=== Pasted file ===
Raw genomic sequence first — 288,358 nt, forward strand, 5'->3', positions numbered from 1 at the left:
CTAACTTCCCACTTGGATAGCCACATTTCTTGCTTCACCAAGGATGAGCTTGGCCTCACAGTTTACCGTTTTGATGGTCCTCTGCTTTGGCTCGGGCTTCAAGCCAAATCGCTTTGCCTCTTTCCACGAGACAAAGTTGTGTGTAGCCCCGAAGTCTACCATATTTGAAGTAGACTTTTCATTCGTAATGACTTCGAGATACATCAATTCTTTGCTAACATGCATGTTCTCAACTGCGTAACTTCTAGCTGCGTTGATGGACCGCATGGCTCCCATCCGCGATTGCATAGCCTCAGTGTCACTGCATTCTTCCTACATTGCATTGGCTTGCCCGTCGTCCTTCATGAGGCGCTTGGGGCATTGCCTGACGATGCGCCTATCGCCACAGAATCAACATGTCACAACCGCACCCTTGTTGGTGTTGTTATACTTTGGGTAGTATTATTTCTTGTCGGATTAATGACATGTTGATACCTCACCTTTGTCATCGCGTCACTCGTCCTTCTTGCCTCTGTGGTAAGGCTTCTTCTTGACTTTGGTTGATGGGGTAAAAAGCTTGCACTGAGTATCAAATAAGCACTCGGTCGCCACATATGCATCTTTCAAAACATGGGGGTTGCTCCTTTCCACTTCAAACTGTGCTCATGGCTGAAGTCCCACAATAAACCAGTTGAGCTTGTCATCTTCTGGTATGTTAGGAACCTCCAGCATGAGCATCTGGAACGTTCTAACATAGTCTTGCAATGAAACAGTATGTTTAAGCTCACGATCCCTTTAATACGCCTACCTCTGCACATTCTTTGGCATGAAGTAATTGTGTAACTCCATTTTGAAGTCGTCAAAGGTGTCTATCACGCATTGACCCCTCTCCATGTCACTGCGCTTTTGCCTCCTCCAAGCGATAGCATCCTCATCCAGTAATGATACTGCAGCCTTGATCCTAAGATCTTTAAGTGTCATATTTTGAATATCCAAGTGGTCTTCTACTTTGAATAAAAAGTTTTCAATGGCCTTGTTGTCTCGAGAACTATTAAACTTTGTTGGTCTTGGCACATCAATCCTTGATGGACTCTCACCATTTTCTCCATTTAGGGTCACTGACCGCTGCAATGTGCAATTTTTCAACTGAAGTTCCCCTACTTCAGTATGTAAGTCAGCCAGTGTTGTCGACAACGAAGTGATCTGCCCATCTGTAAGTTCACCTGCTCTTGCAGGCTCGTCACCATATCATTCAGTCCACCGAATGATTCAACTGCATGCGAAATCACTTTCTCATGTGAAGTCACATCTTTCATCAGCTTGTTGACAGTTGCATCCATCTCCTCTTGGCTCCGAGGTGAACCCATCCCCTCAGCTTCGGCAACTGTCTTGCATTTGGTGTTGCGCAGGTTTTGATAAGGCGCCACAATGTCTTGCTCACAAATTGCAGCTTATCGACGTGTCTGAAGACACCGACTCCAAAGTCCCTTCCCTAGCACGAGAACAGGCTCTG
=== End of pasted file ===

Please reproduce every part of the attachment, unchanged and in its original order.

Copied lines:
Raw genomic sequence first — 288,358 nt, forward strand, 5'->3', positions numbered from 1 at the left:
CTAACTTCCCACTTGGATAGCCACATTTCTTGCTTCACCAAGGATGAGCTTGGCCTCACAGTTTACCGTTTTGATGGTCCTCTGCTTTGGCTCGGGCTTCAAGCCAAATCGCTTTGCCTCTTTCCACGAGACAAAGTTGTGTGTAGCCCCGAAGTCTACCATATTTGAAGTAGACTTTTCATTCGTAATGACTTCGAGATACATCAATTCTTTGCTAACATGCATGTTCTCAACTGCGTAACTTCTAGCTGCGTTGATGGACCGCATGGCTCCCATCCGCGATTGCATAGCCTCAGTGTCACTGCATTCTTCCTACATTGCATTGGCTTGCCCGTCGTCCTTCATGAGGCGCTTGGGGCATTGCCTGACGATGCGCCTATCGCCACAGAATCAACATGTCACAACCGCACCCTTGTTGGTGTTGTTATACTTTGGGTAGTATTATTTCTTGTCGGATTAATGACATGTTGATACCTCACCTTTGTCATCGCGTCACTCGTCCTTCTTGCCTCTGTGGTAAGGCTTCTTCTTGACTTTGGTTGATGGGGTAAAAAGCTTGCACTGAGTATCAAATAAGCACTCGGTCGCCACATATGCATCTTTCAAAACATGGGGGTTGCTCCTTTCCACTTCAAACTGTGCTCATGGCTGAAGTCCCACAATAAACCAGTTGAGCTTGTCATCTTCTGGTATGTTAGGAACCTCCAGCATGAGCATCTGGAACGTTCTAACATAGTCTTGCAATGAAACAGTATGTTTAAGCTCACGATCCCTTTAATACGCCTACCTCTGCACATTCTTTGGCATGAAGTAATTGTGTAACTCCATTTTGAAGTCGTCAAAGGTGTCTATCACGCATTGACCCCTCTCCATGTCACTGCGCTTTTGCCTCCTCCAAGCGATAGCATCCTCATCCAGTAATGATACTGCAGCCTTGATCCTAAGATCTTTAAGTGTCATATTTTGAATATCCAAGTGGTCTTCTACTTTGAATAAAAAGTTTTCAATGGCCTTGTTGTCTCGAGAACTATTAAACTTTGTTGGTCTTGGCACATCAATCCTTGATGGACTCTCACCATTTTCTCCATTTAGGGTCACTGACCGCTGCAATGTGCAATTTTTCAACTGAAGTTCCCCTACTTCAGTATGTAAGTCAGCCAGTGTTGTCGACAACGAAGTGATCTGCCCATCTGTAAGTTCACCTGCTCTTGCAGGCTCGTCACCATATCATTCAGTCCACCGAATGATTCAACTGCATGCGAAATCACTTTCTCATGTGAAGTCACATCTTTCATCAGCTTGTTGACAGTTGCATCCATCTCCTCTTGGCTCCGAGGTGAACCCATCCCCTCAGCTTCGGCAACTGTCTTGCATTTGGTGTTGCGCAGGTTTTGATAAGGCGCCACAATGTCTTGCTCACAAATTGCAGCTTATCGACGTGTCTGAAGACACCGACTCCAAAGTCCCTTCCCTAGCACGAGAACAGGCTCTG